Configuring and Managing Seaside

I e-mailed David Shaffer (at in early September asking questions about how to configure Seaside. David wrote a tutorial on Seaside that’s available online.

Here, he talks about how to configure Apache to work with Seaside. Then we got into deployment issues: how to run Squeak in “headless” mode (where no GUI appears), and how to disable the “halos” in your Seaside application. From what I’ve been reading recently on the Seaside mailing list, the solution David gives for this may also disable the “development toolbar” that shows up in your app. during development. This is what I wanted, since in many apps it’s not appropriate to allow users access to the Code Browser, the CSS for the page, and whatnot. We also talk about how to terminate a process in Squeak, or terminate Squeak itself, in case of an infinite loop or some other lock-up.

Here are David’s responses to my questions:

Hi Mark,

Mark Miller wrote:

I found your tutorial, and it’s been helpful in answering some questions, but I have some others. They have to do with administration, which I noticed you have a slot for in your tutorial, but no link.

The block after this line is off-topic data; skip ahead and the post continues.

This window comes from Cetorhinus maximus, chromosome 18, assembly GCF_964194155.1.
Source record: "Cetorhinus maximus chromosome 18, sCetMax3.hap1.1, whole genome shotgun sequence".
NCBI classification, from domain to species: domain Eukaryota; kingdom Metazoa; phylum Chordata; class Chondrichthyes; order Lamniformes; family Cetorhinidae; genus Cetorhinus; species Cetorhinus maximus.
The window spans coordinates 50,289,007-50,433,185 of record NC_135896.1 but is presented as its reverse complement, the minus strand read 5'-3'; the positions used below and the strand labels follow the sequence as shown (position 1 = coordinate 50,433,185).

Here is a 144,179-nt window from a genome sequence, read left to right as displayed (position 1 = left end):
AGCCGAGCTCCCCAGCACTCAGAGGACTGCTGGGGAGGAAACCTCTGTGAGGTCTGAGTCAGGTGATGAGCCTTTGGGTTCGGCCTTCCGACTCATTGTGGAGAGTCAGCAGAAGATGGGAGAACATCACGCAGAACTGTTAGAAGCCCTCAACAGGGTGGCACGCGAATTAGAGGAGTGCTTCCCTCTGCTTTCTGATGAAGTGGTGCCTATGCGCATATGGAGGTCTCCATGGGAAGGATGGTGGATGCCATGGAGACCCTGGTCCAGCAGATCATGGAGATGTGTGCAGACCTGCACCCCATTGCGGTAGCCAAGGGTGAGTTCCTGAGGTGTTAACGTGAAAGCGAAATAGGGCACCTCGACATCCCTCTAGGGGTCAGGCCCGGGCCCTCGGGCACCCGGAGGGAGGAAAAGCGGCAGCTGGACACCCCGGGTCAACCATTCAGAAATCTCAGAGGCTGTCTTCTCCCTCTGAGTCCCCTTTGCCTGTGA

I’ve been approached to do a web project for a potential customer and I’m interested in doing it in Seaside. The way my projects typically work is that once I’m done with development, I deploy it to a customer’s system or a third party ISP, and they manage the web server while it’s in production. What concerns me some is it appears that in order for the Seaside app. to run, the web server must run inside the Squeak environment. I understand that of course the Seaside app. has to run in Squeak. When I first approached this I hoped that it would be possible to run the Squeak app. from something like Apache, through a plug-in runtime, so that all the administrator would have to worry about is doing some setup with Apache, or perhaps run something from the operating system command line. Is there a way to do this? The only web server I’ve read about so far for Seaside is Comanche. My concern is that the administrator will not know about operating in the Squeak/Comanche environment and will be resistant to taking the time to learn it.